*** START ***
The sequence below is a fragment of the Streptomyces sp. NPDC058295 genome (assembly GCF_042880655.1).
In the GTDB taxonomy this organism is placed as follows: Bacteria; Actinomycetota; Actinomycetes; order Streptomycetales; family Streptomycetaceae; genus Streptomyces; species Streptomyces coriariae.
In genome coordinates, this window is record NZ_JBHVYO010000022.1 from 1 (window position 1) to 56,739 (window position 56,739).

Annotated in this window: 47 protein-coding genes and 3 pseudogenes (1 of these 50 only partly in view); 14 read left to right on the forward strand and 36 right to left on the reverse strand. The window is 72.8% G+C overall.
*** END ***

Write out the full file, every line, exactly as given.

The sequence below is a fragment of the Streptomyces sp. NPDC058295 genome (assembly GCF_042880655.1).
In the GTDB taxonomy this organism is placed as follows: Bacteria; Actinomycetota; Actinomycetes; order Streptomycetales; family Streptomycetaceae; genus Streptomyces; species Streptomyces coriariae.
In genome coordinates, this window is record NZ_JBHVYO010000022.1 from 1 (window position 1) to 56,739 (window position 56,739).

Annotated in this window: 47 protein-coding genes and 3 pseudogenes (1 of these 50 only partly in view); 14 read left to right on the forward strand and 36 right to left on the reverse strand. The window is 72.8% G+C overall.